White China Day on Tiananmen anniv
BEIJING: Wang Dan, a key figure in the 1989 pro-democracy protests in China, said Thursday he hoped the nation would be "covered in white" to mark the anniversary of the bloody Tiananmen crackdown.
"We are promoting a campaign called 'White Clothes Day,'" Wang, who was jailed for years in China before being exiled, told AFP from Taiwan, where he was staying temporarily to continue his fight for democracy.
"That means we appeal to Chinese people to wear white clothes (the colour of mourning in China) on June 4 to remember June 4, and we hope that on that day, we can witness a China covered in white," he explained.
Studying at Peking University in 1989, Wang was first on a list of 21 most wanted students in China after the army cracked down on the Tiananmen demonstrations, killing hundreds, and possibly thousands.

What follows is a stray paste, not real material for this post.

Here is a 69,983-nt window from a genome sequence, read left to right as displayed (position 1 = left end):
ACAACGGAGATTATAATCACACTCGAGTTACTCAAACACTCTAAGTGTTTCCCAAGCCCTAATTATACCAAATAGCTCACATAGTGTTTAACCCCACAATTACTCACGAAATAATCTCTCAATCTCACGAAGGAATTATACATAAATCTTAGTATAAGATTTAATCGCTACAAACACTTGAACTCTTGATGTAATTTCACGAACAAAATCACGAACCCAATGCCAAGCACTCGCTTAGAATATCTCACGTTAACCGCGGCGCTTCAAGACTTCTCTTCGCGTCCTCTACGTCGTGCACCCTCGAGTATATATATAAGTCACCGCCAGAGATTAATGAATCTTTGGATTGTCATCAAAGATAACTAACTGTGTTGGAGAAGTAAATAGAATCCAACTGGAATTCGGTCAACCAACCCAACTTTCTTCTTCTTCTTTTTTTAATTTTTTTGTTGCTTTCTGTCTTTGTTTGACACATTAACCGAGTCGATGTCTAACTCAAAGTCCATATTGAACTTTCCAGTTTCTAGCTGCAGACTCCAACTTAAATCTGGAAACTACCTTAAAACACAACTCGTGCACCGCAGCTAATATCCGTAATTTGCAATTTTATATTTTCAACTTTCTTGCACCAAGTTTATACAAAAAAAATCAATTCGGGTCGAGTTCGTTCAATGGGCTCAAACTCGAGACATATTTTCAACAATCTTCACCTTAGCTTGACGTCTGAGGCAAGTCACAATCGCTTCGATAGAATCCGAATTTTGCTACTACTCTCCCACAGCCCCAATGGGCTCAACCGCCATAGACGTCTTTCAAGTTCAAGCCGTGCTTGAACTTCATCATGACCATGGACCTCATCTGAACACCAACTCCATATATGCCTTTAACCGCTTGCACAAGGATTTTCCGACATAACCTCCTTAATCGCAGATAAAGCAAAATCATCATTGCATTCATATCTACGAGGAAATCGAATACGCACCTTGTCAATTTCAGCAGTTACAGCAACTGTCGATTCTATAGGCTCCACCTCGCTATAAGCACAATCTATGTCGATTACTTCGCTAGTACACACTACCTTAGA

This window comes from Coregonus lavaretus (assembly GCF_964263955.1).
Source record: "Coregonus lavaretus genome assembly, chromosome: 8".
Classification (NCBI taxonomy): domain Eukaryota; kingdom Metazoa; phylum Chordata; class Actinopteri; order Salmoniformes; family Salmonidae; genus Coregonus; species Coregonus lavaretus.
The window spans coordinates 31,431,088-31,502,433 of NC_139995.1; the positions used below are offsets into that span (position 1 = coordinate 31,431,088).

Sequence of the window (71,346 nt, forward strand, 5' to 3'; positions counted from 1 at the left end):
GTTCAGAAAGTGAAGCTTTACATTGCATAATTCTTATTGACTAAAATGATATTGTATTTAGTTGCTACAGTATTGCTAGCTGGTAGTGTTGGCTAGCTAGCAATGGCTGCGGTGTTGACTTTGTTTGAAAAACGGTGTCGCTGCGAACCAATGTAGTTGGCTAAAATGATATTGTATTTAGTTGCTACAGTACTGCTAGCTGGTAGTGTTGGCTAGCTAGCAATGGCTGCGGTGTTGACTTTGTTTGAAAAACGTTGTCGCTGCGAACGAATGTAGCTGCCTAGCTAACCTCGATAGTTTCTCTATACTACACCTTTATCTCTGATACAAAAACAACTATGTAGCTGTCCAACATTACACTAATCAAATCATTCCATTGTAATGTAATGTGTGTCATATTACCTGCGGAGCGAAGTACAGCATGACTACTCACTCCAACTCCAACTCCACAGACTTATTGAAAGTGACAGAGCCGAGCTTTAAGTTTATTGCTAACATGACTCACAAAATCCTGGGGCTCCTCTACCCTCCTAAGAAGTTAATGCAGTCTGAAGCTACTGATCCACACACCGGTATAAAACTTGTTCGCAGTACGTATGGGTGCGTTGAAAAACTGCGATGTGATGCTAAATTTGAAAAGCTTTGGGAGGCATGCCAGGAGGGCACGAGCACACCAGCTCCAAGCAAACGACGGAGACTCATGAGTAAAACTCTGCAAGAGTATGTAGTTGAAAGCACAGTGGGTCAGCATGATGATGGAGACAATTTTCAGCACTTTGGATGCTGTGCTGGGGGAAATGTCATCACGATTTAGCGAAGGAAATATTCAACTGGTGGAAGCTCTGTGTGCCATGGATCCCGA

After being arrested, Wang was sentenced to four years in prison in 1991 and freed in 1993. He was re-arrested in 1995 after continuing to campaign for human rights and democracy and sentenced the following year to a further 11 years in jail.
But in 1998, he was exiled to the United States where he continued his fight for democracy in his country.
"We are also inviting over 50 former participants of the 89 movement to get together again after 20 years in Washington DC to have a candle ceremony," Wang said, adding exiled dissidents would hold a press conference on June 4.
Chinese authorities have reinforced security and the surveillance of dissidents in the country as the ultra-sensitive anniversary approaches, fearing trouble.
On the night of June 3-4, 1989, after six weeks of peaceful pro-democracy protests in Beijing and 100 other cities in China, the army intervened to evacuate Tiananmen Square where students were on hunger strike.
The Chinese regime justified its actions by saying they had been necessary to quash a "counter-revolutionary" rebellion.
The government has so far provided no official toll for the repression, which was condemned throughout the world and led to the temporary isolation of China on the international stage.
But human rights organisations say hundreds, if not thousands, died.